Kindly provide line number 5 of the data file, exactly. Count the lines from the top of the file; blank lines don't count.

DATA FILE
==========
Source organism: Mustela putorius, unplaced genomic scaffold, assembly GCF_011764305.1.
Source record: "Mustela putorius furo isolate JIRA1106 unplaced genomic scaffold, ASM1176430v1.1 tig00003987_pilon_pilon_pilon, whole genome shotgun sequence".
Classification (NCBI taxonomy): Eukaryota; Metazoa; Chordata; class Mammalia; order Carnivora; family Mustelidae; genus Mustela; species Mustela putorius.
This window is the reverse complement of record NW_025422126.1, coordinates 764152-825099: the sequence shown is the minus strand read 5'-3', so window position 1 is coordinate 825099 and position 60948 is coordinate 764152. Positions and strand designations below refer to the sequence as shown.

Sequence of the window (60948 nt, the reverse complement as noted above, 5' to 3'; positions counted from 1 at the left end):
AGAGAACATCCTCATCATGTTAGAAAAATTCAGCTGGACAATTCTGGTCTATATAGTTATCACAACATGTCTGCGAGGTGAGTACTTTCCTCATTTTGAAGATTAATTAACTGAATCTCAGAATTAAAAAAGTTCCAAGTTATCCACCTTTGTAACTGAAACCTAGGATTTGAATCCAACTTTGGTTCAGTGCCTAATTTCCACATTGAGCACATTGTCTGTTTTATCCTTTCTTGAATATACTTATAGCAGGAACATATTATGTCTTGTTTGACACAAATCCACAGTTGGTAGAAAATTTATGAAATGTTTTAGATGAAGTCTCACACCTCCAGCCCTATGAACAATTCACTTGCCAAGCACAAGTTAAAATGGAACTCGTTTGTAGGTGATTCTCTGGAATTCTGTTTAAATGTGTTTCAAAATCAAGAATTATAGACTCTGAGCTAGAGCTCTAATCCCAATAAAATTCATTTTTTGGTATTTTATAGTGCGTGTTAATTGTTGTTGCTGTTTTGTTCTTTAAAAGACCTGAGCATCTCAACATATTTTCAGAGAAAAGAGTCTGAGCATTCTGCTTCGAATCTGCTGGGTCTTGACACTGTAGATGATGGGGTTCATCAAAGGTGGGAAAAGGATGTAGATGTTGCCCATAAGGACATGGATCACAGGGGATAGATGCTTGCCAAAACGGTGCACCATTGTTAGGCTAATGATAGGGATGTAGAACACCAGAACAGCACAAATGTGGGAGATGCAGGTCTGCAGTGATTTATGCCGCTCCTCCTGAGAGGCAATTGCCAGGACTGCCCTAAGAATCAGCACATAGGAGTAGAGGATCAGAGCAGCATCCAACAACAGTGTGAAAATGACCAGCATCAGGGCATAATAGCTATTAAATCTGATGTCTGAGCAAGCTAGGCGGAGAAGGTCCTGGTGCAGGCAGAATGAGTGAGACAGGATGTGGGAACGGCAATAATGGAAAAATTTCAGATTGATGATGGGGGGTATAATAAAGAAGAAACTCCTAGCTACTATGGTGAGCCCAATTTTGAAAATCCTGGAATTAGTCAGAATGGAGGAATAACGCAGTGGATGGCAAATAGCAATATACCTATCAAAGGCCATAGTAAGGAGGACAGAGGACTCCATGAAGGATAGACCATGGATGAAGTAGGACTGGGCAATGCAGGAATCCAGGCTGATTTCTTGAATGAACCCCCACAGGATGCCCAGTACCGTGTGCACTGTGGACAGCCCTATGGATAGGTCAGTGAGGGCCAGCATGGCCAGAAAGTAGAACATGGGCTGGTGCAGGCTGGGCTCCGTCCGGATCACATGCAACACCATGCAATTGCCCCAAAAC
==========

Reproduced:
Sequence of the window (60948 nt, the reverse complement as noted above, 5' to 3'; positions counted from 1 at the left end):